What a year we have had! Over the summer, we left our deeply rooted life in the Philippines to begin an entirely new chapter in Portland, Oregon. As I write, a fire is going in the fireplace, and the air outside is chill. An enormous fir tree, freshly cut, towers over our living room, and as I look over my laptop at the fire, I see feet propped up in cozy woolen slippers, and blankets folded nearby to ward off the cold.
We have an oak tree in our new front yard. I have delighted in watching it mark the passage of time, its leaves gradually turning and then falling, each day a seemingly different view. In the Spring we will have a new view again. Time has moved just as quickly amidst all of the change. We have all been busy adjusting. Aidan, Jude and Zephyr have courageously entered the American public school system, forging their unique paths in the sea of students and opportunities that are now here. Steve is familiarizing himself with our beautiful new community. There is much to learn. I have attempted to keep up, meeting people continuously, researching constantly and using google maps on an almost hourly basis. But none of the rushing can significantly speed up what promises to be a slow and steady work of letting roots grow and relationships deepen. Letting go of the past is no less compliant to our desired schedule. Neither process can be rushed. As it turns out, it takes decades for oak trees to mature. The boys, raking leaves for the first time, turned up dozens of acorns, a feast for our neighborhood squirrels. It took our tree at least thirty years to produce the kind of crop we encountered on our lawn this Fall. Similarly, it will take time for us to establish ourselves here. Patience, then, is what I seek in the Christmas story this Advent.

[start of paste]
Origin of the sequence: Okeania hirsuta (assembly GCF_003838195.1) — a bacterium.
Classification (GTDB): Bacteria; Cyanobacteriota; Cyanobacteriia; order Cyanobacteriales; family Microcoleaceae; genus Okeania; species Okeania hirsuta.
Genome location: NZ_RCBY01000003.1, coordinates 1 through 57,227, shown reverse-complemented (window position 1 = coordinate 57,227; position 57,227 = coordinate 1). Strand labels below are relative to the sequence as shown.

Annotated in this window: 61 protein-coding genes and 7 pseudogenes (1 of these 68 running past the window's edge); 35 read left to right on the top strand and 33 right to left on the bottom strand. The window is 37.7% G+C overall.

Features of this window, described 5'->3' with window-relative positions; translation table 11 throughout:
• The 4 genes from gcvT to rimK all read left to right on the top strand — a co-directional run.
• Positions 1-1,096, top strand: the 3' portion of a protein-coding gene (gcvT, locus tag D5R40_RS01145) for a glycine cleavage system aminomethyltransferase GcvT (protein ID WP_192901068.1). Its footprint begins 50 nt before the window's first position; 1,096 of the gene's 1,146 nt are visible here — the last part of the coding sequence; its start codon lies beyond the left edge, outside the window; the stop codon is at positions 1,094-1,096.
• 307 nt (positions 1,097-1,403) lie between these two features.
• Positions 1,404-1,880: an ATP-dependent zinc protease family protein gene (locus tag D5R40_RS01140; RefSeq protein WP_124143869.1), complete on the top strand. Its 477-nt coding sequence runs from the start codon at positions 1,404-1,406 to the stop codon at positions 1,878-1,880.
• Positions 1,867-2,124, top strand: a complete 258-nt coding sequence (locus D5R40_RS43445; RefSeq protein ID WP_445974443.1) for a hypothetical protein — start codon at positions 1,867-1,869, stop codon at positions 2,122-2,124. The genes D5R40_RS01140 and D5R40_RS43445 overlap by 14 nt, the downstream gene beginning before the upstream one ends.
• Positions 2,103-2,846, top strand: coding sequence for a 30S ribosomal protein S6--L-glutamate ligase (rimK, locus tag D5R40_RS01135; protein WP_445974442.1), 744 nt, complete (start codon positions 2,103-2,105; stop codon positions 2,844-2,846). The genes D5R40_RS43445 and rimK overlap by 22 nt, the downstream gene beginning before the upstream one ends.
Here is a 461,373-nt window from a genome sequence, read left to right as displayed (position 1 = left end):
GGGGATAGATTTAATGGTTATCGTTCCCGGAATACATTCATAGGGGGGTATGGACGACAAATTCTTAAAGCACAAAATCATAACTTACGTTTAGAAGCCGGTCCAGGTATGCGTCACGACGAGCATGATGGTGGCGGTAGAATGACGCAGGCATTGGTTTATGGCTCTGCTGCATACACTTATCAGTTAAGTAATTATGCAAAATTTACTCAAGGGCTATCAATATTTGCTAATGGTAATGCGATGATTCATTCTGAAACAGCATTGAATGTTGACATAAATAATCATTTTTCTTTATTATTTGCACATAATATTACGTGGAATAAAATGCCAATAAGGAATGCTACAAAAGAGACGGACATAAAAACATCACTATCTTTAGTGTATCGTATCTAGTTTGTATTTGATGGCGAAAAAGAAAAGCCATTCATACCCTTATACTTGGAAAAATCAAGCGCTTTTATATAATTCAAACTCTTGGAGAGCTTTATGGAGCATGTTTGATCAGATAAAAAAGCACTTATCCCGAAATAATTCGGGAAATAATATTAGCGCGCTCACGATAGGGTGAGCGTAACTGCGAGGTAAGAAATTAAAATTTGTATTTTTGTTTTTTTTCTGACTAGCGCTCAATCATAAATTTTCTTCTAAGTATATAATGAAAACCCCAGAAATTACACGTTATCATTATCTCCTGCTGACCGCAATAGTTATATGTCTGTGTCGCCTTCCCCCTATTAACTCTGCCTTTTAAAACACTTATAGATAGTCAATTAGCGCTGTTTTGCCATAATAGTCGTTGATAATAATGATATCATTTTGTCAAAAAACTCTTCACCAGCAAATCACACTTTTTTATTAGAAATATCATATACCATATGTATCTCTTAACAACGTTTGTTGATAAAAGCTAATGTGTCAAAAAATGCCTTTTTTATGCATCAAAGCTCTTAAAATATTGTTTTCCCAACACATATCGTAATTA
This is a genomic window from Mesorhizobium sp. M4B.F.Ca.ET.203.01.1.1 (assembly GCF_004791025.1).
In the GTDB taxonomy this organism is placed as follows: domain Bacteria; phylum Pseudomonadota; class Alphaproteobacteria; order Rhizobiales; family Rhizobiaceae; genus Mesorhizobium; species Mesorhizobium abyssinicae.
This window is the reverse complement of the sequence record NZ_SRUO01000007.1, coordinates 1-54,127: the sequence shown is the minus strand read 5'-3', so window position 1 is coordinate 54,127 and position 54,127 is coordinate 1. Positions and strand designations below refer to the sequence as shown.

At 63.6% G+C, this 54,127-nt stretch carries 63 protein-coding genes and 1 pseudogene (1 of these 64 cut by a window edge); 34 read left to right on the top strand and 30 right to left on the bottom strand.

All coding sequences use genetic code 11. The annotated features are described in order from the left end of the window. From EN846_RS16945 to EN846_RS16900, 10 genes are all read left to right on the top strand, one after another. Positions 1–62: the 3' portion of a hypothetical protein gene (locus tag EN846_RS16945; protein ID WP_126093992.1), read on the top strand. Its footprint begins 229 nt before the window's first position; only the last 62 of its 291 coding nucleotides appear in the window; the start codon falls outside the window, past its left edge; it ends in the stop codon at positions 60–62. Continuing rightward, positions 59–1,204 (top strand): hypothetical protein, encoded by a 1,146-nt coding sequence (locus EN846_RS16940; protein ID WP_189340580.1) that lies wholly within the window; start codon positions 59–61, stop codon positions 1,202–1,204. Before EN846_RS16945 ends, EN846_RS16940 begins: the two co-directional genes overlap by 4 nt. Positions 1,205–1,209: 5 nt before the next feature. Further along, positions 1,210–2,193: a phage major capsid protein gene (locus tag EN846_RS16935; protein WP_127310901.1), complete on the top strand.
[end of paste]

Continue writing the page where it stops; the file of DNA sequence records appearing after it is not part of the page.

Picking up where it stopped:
When we worship the babe in the manger, we worship the promise he embodies with the benefit of hindsight. But my imagination this year is caught up with the intervening years; years between the birth and the beginning of his ministry that are apparently so unremarkable that entire decades are skipped over by our holy book. Aside from the trip to the temple recorded in Luke, we are left to imagine what Jesus’ boyhood and early adult years would have been like. He and his parents stewarded the prophecies of the angels, and the worship of shepherds and kings through years of simple, unremarkable living. Between the promise and its fulfillment, there was simply faithful stewardship. How do we steward our promises, our hopes for the future? What do we do with the impatience and uncertainty that plagues us until we see its fruition?
Advent, of course, is a season of waiting not just on the Messiah’s birth, but upon his return, a waiting that has been stewarded by believers for hundreds and hundreds of years. Romans 8 describes the stewarding of our hope like the hope of a pregnant woman during childbirth. I love Eugene Peterson’s translation: we are enlarged in the waiting. We are enlarged because of hope regarding the ultimate outcome. And we nurture that hope with patience.
Many people I know are stewarding the promise through stormy waters this Advent, remembering loved ones, saying goodbye, dealing with poor health and difficult circumstances. Together with them, I’m practicing patience, living the daily, unremarkable hours that ultimately bring forth fruit. The oak tree on our front lawn and the Christ child in the manger caution me to be patient. Good and beautiful things take time. They, like him, are worth the wait.
Wishing you all a very Merry Christmas from all of the Ruetschle’s!
Michelle, Steve, Aidan (17), Jude (15) and Zephyr (10)